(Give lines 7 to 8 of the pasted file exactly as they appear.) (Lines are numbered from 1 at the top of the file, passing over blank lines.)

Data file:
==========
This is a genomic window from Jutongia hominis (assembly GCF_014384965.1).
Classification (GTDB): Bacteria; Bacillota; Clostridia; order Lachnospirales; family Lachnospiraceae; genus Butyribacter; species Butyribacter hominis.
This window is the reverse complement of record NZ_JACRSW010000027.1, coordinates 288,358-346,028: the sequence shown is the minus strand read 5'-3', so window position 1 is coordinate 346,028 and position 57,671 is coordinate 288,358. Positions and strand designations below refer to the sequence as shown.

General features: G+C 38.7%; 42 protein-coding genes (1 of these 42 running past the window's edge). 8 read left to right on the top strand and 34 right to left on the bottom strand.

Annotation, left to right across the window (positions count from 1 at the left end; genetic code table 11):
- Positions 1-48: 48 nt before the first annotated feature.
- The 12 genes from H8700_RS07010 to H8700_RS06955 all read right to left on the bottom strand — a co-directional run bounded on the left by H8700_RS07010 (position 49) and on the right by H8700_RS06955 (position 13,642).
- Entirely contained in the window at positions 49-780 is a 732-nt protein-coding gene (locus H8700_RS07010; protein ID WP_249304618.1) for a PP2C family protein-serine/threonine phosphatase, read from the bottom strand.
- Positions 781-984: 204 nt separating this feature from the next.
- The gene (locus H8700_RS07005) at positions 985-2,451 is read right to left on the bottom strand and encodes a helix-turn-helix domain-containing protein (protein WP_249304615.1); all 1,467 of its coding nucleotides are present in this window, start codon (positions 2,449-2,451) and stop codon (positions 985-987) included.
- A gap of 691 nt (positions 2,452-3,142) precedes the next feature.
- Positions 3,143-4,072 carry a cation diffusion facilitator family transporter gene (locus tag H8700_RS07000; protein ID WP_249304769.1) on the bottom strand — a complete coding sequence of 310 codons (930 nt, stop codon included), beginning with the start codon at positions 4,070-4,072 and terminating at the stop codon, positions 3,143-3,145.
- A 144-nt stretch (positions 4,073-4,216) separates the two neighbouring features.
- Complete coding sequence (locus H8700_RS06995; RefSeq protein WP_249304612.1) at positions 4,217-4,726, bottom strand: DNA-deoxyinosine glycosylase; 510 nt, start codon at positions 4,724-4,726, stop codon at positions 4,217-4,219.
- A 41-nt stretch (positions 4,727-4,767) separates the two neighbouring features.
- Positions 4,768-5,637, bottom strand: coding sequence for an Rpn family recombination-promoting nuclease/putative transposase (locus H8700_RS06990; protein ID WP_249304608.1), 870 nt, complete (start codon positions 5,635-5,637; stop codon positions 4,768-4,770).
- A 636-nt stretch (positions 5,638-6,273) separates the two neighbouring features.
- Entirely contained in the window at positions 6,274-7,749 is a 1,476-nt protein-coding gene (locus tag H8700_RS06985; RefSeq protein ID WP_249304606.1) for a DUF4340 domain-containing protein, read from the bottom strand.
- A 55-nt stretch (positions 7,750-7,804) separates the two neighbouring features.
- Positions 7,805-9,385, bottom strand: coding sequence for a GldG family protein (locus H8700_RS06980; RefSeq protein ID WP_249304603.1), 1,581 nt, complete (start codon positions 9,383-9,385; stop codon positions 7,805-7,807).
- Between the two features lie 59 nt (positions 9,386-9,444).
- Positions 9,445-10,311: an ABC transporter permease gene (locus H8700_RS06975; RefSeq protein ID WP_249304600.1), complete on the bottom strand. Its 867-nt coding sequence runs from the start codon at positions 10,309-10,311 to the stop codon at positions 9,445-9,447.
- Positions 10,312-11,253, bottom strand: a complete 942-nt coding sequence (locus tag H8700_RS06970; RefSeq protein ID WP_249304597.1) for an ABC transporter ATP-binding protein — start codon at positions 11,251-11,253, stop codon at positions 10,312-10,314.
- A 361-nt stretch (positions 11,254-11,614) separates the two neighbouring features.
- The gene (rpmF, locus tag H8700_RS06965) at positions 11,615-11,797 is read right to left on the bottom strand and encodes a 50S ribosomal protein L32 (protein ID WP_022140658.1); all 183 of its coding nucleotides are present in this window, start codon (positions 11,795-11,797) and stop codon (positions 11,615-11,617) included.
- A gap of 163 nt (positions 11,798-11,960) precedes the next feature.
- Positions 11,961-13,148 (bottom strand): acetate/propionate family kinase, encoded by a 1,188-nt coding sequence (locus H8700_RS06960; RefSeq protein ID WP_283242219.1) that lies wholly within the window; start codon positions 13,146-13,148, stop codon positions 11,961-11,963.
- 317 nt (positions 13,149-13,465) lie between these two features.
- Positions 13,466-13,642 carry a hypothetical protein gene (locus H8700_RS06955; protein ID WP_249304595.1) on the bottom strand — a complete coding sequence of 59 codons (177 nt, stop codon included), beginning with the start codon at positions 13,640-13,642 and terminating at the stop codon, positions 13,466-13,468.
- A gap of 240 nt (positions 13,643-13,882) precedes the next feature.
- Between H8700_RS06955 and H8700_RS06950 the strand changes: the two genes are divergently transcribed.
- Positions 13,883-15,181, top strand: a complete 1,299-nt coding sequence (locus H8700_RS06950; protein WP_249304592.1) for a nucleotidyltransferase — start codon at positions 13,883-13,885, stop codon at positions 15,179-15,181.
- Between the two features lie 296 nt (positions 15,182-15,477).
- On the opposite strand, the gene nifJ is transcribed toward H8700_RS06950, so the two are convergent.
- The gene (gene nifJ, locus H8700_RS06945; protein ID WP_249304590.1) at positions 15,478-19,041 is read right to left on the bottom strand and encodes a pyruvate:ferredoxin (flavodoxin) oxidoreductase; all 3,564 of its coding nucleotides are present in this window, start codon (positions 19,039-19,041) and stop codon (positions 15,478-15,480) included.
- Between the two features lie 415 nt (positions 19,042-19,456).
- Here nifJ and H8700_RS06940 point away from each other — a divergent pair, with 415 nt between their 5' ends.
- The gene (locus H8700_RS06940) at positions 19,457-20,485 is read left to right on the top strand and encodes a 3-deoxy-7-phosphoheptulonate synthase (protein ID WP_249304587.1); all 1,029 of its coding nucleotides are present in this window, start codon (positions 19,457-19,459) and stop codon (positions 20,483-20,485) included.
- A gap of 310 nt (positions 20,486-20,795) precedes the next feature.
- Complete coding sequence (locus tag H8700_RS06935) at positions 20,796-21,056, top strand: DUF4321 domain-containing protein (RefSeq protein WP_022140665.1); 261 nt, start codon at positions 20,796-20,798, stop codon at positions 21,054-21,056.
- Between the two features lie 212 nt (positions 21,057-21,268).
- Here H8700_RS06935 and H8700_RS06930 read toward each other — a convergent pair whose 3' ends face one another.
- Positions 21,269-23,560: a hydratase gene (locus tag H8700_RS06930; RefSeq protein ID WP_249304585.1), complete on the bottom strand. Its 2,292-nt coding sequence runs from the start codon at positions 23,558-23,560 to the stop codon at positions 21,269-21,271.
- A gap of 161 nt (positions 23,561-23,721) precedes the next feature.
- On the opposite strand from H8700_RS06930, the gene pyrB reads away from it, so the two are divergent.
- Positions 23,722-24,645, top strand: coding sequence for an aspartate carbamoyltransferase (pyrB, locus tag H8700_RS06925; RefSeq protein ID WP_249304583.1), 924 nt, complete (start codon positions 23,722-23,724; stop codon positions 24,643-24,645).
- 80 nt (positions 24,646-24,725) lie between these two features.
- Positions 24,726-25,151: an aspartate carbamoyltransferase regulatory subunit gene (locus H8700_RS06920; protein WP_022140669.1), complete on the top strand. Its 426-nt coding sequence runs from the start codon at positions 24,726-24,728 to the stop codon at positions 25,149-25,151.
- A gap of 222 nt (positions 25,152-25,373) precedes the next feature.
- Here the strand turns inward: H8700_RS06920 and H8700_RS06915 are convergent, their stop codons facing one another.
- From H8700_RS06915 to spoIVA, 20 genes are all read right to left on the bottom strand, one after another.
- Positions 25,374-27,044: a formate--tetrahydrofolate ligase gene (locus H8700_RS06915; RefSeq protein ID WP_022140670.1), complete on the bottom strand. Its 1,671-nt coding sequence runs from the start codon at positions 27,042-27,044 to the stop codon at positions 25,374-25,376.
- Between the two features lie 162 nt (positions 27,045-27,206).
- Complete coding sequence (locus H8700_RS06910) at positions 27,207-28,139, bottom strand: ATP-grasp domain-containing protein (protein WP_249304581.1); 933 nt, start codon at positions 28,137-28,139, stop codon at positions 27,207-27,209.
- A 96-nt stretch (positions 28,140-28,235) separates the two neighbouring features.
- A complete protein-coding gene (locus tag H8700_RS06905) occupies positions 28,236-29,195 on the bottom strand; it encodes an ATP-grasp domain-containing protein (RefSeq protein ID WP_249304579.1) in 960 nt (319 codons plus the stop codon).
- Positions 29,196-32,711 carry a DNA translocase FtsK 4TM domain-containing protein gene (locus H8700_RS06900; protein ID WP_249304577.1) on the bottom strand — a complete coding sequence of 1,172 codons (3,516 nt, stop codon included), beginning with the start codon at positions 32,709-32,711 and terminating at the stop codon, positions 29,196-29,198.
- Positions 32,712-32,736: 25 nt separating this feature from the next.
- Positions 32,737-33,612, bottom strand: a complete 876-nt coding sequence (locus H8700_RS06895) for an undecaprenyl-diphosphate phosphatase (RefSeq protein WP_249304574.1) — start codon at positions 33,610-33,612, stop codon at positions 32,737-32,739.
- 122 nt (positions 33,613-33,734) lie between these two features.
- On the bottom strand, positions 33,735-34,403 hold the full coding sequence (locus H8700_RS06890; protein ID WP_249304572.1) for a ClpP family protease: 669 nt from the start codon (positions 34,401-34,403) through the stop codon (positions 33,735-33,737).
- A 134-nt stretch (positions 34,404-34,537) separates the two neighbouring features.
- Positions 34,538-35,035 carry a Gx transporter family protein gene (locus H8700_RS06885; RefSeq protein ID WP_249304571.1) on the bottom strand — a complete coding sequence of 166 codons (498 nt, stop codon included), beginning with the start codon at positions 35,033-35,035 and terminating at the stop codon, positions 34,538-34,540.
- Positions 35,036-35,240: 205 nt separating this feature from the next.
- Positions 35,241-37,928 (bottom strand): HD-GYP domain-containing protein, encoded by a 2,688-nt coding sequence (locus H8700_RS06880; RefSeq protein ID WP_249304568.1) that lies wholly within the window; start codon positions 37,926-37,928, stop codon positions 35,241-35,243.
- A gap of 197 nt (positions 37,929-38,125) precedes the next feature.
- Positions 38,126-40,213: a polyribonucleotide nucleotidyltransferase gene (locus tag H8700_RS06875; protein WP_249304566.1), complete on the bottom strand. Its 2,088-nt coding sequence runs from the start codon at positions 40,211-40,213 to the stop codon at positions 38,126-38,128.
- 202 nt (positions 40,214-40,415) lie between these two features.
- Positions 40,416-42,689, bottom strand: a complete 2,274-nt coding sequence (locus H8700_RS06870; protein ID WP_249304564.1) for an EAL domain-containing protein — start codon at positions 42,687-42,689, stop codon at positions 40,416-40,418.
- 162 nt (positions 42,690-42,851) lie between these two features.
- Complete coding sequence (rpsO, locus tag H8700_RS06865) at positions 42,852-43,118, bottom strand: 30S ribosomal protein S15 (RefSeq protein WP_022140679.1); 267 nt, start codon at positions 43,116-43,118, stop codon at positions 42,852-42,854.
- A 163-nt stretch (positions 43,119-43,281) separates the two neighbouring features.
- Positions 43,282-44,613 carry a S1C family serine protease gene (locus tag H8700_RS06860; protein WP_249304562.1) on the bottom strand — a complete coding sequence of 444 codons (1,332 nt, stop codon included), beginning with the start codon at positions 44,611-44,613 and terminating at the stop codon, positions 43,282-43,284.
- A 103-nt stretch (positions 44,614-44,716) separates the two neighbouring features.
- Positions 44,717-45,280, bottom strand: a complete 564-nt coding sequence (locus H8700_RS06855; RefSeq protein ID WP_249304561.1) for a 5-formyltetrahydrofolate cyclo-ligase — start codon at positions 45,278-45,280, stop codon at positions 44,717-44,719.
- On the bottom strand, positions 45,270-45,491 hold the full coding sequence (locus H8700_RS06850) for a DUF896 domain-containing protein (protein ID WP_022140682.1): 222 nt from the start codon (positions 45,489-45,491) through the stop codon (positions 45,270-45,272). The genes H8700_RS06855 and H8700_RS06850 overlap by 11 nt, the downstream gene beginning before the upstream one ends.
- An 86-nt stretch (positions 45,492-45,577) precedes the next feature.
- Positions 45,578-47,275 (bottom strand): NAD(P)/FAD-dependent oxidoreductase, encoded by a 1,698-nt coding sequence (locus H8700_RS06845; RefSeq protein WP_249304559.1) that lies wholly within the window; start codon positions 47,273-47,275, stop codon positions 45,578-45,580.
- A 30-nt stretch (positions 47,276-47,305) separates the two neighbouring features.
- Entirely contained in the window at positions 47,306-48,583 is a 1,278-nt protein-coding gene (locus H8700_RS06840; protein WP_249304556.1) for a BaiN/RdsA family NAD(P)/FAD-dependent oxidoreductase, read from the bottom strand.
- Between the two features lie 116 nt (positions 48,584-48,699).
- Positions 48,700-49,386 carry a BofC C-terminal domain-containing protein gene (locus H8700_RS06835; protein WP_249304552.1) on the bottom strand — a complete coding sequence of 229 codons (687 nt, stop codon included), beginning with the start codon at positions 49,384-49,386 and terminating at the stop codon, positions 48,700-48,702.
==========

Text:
- The 12 genes from H8700_RS07010 to H8700_RS06955 all read right to left on the bottom strand — a co-directional run bounded on the left by H8700_RS07010 (position 49) and on the right by H8700_RS06955 (position 13,642).
- Entirely contained in the window at positions 49-780 is a 732-nt protein-coding gene (locus H8700_RS07010; protein ID WP_249304618.1) for a PP2C family protein-serine/threonine phosphatase, read from the bottom strand.